Don’t have these pictures on my current phone and Im on my way back from Guzzi Open house.

As a skilled tradesmen, I get to correct peoples bodge ups , far far too often, usually deal with the wives as the blokes know it all
same with motorcycles, I restrict myself to checking oil, tyres, battery and lights, the rest I leave a pro to do, after 50 odd years of motorcycling,buying bikes of middle aged blokes, then finding self tapping screws holding things in, like a fairing, tissue paper under the dust seals, ( missing sleeves in fork lowers) , cracked frames pop rivetted and filled ( old british crap) mismatched and ill fitted tyres, and one machine that looked good, from a nice big house with flash cars, two miles up the road, fill up with petrol and the centre stand snaps and puts the bars through the pump glass ( very expensive insurance claim) mr big house had stucka bit of wood and araldite into the cracked stand ??? 4 grand bike, he could have had the stand welded or bought a new one,
I am a sparks, and have had to shut down a property because Mr Know it all with the big high power job wired the house up himself !! but reversed Phases

my motto buy cheap pay twice
Yes i have had a tank refurbished by them, if the thing splits or leaks, it aint gonna end well

Not sure how this helps Bob solve his problem

If you don’t mind my asking, what sort of ballpark cost was the refurbishment that you had done? I agree that it isn’t worth the hassle of buying loads of gear and materials and then having a go yourself, when you can hand the job over to someone who has the required skills for perhaps not a lot more outlay. I’m happy within my limits, and resealing/respraying a tank to an agreeable level of finish isn’t something I can do.

From further research on other forums, it seems that the chances are that it is the original Petseal, now dissolving in the E5 in the tank. Even the new Petseal Ultra seems to get a bad press for the same reasons, although it is claimed to be Ethanol proof.

I have two ways forward at the moment. The first one is to wash the small remaining bits of Petseal out of the tank, put it back together, and ride around like that until the end of the riding season (Oct/Nov). Note that I only ride for pleasure now that I’m retired. I’d keep an eye on the tank, such as it is, and then get it refurbished during the depths of winter.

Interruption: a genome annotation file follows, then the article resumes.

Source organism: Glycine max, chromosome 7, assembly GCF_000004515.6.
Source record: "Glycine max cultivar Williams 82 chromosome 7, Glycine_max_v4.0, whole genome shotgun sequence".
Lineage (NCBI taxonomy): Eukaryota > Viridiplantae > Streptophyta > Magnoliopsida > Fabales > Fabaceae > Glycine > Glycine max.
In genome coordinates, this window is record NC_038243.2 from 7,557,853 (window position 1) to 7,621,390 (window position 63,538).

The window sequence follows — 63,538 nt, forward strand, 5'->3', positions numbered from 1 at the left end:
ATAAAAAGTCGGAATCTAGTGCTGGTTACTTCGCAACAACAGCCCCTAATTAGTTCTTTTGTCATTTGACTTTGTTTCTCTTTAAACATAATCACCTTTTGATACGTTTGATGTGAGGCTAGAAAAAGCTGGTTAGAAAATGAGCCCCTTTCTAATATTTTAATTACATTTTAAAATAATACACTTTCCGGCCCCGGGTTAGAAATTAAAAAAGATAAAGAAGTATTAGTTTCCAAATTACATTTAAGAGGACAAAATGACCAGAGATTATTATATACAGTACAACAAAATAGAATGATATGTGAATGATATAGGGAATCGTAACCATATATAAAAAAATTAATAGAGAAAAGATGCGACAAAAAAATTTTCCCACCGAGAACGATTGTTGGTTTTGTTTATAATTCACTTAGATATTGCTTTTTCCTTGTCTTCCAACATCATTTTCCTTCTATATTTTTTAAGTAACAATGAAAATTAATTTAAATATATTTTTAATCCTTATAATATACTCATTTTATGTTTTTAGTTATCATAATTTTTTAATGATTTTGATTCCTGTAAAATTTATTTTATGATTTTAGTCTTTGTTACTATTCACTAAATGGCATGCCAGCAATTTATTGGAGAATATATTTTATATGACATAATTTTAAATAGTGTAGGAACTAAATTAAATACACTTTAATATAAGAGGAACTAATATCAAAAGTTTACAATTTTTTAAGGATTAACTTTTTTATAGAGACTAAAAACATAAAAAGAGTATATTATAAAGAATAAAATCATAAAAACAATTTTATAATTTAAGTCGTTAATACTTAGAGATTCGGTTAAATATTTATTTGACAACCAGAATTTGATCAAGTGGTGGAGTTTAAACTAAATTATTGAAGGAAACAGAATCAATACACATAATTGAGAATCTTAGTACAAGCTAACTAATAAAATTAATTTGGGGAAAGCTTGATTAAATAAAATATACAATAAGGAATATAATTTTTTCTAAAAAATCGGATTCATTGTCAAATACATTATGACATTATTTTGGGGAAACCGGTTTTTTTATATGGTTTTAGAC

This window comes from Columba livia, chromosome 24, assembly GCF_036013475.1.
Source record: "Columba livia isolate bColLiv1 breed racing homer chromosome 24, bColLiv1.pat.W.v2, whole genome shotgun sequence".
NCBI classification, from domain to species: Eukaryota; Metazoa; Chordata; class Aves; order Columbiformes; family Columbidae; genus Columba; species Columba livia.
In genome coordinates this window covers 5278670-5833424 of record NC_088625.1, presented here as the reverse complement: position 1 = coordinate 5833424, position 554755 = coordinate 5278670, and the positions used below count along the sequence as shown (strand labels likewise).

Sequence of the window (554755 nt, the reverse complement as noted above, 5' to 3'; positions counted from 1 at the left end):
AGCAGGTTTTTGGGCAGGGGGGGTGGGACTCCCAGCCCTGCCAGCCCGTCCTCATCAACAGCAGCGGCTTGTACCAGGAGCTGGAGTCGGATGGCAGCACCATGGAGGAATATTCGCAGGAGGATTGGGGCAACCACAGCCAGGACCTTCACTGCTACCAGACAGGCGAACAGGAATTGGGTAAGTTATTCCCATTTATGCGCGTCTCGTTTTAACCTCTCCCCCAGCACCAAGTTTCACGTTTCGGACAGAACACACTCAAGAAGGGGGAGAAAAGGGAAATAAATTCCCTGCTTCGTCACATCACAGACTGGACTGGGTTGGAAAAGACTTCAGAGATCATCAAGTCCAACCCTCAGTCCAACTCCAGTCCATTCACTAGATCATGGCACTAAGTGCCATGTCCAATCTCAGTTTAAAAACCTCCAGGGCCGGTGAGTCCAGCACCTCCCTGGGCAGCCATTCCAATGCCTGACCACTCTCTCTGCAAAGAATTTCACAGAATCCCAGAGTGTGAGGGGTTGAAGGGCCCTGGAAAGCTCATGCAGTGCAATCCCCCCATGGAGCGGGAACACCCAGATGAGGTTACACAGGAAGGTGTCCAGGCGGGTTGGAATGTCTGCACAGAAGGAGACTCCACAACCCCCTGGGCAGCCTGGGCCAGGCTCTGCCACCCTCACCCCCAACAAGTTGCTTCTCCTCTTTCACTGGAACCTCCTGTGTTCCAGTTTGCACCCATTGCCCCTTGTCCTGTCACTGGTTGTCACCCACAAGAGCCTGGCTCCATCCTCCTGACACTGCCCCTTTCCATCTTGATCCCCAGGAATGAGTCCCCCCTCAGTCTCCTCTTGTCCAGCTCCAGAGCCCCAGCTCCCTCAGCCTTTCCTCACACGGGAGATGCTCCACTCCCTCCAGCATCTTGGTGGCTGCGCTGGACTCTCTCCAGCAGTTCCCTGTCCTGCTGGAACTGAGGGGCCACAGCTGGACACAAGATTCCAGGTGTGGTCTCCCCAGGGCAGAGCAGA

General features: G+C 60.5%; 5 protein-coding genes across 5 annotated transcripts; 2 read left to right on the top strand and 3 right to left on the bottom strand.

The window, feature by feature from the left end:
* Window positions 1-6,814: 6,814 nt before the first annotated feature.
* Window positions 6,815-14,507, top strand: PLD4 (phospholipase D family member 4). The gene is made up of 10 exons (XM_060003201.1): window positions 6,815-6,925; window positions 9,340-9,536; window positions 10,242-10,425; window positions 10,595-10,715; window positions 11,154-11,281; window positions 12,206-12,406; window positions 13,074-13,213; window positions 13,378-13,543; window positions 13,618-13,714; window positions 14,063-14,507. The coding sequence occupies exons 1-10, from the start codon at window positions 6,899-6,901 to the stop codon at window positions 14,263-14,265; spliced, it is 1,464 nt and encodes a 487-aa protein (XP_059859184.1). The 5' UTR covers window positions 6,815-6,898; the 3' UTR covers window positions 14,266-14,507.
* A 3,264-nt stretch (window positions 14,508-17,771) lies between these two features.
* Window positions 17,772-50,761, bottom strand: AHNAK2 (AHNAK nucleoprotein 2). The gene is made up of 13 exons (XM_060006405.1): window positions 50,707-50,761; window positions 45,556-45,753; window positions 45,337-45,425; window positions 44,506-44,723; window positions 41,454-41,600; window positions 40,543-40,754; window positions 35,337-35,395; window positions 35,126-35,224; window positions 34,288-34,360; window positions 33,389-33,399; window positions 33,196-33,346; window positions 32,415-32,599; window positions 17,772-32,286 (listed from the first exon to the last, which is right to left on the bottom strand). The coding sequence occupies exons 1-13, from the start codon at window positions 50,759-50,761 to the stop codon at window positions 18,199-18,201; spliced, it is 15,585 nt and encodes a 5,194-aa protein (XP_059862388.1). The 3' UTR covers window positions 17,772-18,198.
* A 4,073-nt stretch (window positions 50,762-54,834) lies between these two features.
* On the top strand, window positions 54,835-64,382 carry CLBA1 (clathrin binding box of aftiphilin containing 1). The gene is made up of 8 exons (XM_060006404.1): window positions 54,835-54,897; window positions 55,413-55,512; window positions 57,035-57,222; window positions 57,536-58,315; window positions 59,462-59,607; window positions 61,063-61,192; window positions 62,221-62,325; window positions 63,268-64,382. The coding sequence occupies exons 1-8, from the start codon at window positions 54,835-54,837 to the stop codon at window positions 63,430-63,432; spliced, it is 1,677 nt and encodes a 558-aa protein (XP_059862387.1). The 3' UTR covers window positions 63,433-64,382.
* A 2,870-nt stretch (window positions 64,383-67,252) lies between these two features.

The second option is to get a ‘spare’ tank. I found a fairly dented 750T tank at Gutsibits, and since it was only £35 I’ve taken a punt on it, along with a new pair of petrol taps and a new X-piece for the petrol tubing. If it proves to be petrol proof, then I can put that on the bike, and get the current tank to a refurbished sooner. If it doesn’t, then I at least have a pair of petrol taps that I can keep cleaning and swapping over on the other tank.

Cheers, Bob

Well, the posts do have a suggested person to contact, and a personal recommendation, so that is a lot of help. We’ve all probably bought items in life that have been less wonderful than we had hoped ! :smirk:

I could have afforded a more recent Guzzi, but tbh, there seem to be as many queries and complaints about them as there are for the older bikes. Perhaps not petrol incompatibility, but anyway…

perhaps you can offer advice ?

I dont trust people, simple
and the companies and trades people I use are vetted by me for my clients

I have learnt to pay up and have things done properly, and the tank repair i had done a few years back has given no trouble and the finish is still excellent
I see the machine every year as a friend owns it

I refurbed my tank myself. I find great deal of satisfaction in learning how to do things myself. I think your approach of riding it while you can is a good one and the spare tank is an good backup plan and avoid E10. To answer your question the major cost was the liner kit which was £80 and incuded the phosphoric acid to clean the tank but this was actually bigger than I needed but I didn’t want to risk not having enough. I had a propane torch. Then of course there is the painting costs which arent cheap if you do it properly say £200 for materials and you need a compressor which I have. I was doing the rest of the bike as well. I have this stuff as I like renovating my bikes.
I do not disagree with your approach but clearly not everyone is able to make the judgements that you can with your experience which is why the club is so usefull, allowing members to share their experiences.
I’m no expert and I am self taught and I share what I know, for what its worth. Here is the bike I rebuilt, on the way to Mandello I’ve owned it from new and serviced it myself.



the club were very helpful to me 18 years ago, when my machine was damaged by I later found out a cocaine using motorcycle mechanic, who failed to put oil in the gearbox after draining it , lots of very kind people explained how to strip the gearbox and repair it
however not having taken the machine apart myself, and feeling bitter about it being so badly damaged, I would most likely have taken a sledge hammer to it

Nigel At NBS was Entrusted with the work, after being highly recommended by many people, we had a gentleman’s agreement over the price
and I simply left it with him, and was not dissapointed, still own the machine and it still does what it is designed for

thankfully in two months I am chucking work in for good, and doing what I want to do , , might have some more time to escape on the Guzzi then